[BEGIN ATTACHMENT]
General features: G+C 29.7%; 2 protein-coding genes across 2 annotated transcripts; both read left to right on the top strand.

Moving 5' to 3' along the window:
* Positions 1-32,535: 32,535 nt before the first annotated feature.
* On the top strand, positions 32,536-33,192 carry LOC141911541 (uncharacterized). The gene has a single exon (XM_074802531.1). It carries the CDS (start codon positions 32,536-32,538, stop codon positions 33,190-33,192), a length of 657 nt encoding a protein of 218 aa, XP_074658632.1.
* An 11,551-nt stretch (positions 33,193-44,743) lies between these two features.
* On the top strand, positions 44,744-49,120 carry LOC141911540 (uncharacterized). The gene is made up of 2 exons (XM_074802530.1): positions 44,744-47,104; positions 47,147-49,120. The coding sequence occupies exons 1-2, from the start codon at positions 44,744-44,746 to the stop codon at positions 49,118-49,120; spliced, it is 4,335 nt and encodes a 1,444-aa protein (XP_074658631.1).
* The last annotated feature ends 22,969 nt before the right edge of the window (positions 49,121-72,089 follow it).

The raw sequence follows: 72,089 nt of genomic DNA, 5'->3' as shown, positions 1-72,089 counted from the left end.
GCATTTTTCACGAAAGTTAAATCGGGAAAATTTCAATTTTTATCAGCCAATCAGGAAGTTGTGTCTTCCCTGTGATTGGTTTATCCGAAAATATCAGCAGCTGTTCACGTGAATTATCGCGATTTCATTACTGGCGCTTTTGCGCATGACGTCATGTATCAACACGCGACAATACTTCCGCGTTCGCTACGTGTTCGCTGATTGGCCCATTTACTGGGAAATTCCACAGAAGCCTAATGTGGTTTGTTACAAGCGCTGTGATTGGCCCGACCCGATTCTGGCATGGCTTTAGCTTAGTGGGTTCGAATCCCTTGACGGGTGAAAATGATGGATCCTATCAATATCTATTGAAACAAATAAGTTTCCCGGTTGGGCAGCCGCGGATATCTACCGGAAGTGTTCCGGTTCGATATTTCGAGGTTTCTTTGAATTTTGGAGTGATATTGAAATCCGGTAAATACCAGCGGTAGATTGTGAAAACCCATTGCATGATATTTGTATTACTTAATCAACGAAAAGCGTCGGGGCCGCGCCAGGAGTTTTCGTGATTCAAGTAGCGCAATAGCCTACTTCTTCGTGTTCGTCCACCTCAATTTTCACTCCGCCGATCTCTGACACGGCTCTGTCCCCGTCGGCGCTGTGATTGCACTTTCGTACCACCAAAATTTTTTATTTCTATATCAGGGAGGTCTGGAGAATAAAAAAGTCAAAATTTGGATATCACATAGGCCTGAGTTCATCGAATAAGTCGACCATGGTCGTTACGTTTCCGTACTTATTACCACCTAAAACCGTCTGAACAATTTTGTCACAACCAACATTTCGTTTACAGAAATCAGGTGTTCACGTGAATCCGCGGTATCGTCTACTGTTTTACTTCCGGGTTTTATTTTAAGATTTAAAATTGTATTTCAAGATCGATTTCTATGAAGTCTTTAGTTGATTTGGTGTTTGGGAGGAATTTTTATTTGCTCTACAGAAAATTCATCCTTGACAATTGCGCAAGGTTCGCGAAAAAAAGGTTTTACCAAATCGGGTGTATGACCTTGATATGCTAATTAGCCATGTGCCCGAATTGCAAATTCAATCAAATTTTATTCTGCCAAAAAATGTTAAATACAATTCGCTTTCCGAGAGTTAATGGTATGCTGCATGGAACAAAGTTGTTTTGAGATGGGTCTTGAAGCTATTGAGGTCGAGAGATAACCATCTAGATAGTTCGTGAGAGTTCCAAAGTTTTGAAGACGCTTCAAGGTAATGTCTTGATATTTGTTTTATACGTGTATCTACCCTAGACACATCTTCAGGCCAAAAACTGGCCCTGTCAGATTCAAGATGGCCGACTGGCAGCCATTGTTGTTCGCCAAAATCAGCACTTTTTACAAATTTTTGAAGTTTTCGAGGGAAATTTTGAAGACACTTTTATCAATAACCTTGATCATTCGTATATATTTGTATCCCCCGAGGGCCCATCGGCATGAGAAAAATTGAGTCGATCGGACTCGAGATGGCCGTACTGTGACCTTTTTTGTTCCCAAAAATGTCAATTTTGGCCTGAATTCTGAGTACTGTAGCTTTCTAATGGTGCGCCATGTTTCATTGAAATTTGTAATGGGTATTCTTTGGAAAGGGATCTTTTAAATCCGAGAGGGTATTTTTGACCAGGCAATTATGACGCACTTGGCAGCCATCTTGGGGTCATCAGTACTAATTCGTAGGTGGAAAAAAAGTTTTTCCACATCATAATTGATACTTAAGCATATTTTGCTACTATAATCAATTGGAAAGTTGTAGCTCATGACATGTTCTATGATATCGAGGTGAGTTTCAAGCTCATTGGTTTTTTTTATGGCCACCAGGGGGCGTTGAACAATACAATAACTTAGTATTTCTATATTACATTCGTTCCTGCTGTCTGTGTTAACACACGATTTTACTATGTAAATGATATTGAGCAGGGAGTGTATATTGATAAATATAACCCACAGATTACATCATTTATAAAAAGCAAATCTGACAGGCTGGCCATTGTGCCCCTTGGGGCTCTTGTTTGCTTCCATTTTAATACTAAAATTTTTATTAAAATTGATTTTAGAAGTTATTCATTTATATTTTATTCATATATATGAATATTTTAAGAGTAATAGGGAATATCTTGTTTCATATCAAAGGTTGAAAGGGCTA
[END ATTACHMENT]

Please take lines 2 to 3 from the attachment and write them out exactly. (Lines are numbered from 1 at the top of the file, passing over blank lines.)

Moving 5' to 3' along the window:
* Positions 1-32,535: 32,535 nt before the first annotated feature.